Were Twins wrong? Yes. Cheaters? No.

Posted: Wednesday, July 31, 2002

First, a clarification. There are two sides to every story, and sometimes what's said isn't what's heard.

Following Monday's game between the Kenai American Legion Post 20 Twins and the Homer Post 16 Mariners, Homer coach Larry Kuhns claimed that Kenai assistant coach Jim Newby had suggested violence as a means of working out frustrations over the protest Kuhns filed regarding the eligibility of three Post 20 players from Juneau.

Newby did make a remark to Kuhns that, if they were both 17 years, 11 months old -- a reference to the age rules governing Legion baseball -- he'd love to be a part of the competition.

Newby emphasized that he never used the word fighting, nor did he imply any violent intent, a statement backed up by the head umpire, in front of whom Newby made the comment.

All of which leads to the reason emotions were high on Monday -- Kuhns' protest.

The black and white of the situation is, according to Legion baseball guidelines, the Twins broke the rules. Legion rules dictate that if a player's hometown does not field a team, the player has the option of playing for the team in the next closest town.

As it turns out, Wasilla is closer than Kenai to Juneau by about 15 miles, and the three players from Juneau should have had the option of playing for Wasilla, not for Kenai or Homer.

Obviously, Twins manager Lance Coz did not knowingly break those rules. He made no secret that he had players from Juneau on his team, and never attempted to cook the books to hide their hometown. Coz worked with the state director when figuring out where players from Juneau should end up, and everything seemed to be on the up and up.

The players were told they had a choice to play in Homer or Kenai, and with one of the players having family on the central peninsula, it made the choice easy.

But Legion eligibility rules, which are stricter than Alaska's open transfer high school rules, are in place for a reason -- to prevent teams from recruiting players from outside their district and loading a team. The rules protect the integrity of the competition both within the state and, if a team is good enough to advance to regional and national competition, Outside. Everyone in the country is playing by the same set of rules.

While the Twins didn't violate the intent of the law -- certainly a team that has had to work hard just to finish with a .500 record should not be considered loaded -- they did violate the letter of the law, and there shouldn't be any exceptions made for such cases.

Kuhns' protest is right, but the timing of it stinks -- one day into the district tournament with Kuhns' Homer squad as the Twins' next opponent.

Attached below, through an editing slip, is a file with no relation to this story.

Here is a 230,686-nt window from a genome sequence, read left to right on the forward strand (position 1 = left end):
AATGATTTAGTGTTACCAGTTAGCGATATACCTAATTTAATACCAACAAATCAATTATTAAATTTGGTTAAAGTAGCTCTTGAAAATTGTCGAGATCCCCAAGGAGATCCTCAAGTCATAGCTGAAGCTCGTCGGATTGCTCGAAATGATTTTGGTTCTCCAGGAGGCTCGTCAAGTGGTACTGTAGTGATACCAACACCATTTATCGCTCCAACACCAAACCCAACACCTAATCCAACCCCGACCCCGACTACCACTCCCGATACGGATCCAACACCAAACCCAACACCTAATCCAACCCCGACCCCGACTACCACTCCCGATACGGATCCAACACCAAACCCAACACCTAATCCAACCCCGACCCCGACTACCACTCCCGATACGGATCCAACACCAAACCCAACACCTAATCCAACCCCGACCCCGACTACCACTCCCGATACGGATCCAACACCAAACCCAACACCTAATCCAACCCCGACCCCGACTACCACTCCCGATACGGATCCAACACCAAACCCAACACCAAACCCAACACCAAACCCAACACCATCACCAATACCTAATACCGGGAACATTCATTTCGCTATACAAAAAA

Coz said that Kuhns told him the first time he had seen a roster with hometowns listed was at the tournament. With the number of times the teams have met this season, it seems like any coach that was paying attention would have figured it out before then.

But what's worse than his timing is Kuhns' righteousness. Following Monday's game, Kuhns' said his team, coaches and fans were held to a higher standard than those in Kenai. He repeatedly mentioned Fairbanks and Wasilla as classy programs, but repeatedly did not put Kenai in that category -- all this after he had made an obscene gesture toward fans that had heckled him during the game.

He went so far as to say that Homer would play as a Connie Mack team next year against teams in the Pacific Northwest, just so "we don't have to put up with teams like Kenai."

Kuhns complained that the Kenai team draws from multiple high schools, as does Wasilla and Fairbanks, while Homer draws from just one -- omitting the fact that there was some interest in joining the Homer team from players in Kodiak and Ketchikan.

And he called Lance Coz a cheater.

In three decades of coaching Legion baseball, I'm sure Coz has been called lots of things, but cheater shouldn't be one of them. There's a big difference between malicious intent and an innocent mistake.

Coz has gone out of his way to make sure the Twins exhibit nothing but class, from tucking in their shirts while they're at the ballpark, even if they're just working on the field, to making sure every visiting team is well-fed before they head home.

This isn't the first time Kuhns has misconstrued actions by the Twins. In past seasons, Kuhns has accused the Twins of running up the score, despite the fact that one of the district's tiebreakers, when there were more than four teams in the district vying for tournament seeding, was runs scored.

For whatever reason, Kuhns feels wronged by the Twins program. In some respects, he has a point. Post 20's use of ineligible players did give the Twins a competitive advantage, if for no other reason than it bolstered their roster from 11 to 14.

Kuhns is right when he said that derisive heckling from the crowd only fuels animosity, and he's right to insist on playing by the rules.

But there's a statistical category in baseball for errors, and eventually, everyone makes one. It's part of the game, and it's part of life.

Let's not misconstrue an honest mistake as anything more than that.

This column is the opinion of Clarion reporter Will Morrow. Comments can be directed to clarion@alaska.net.

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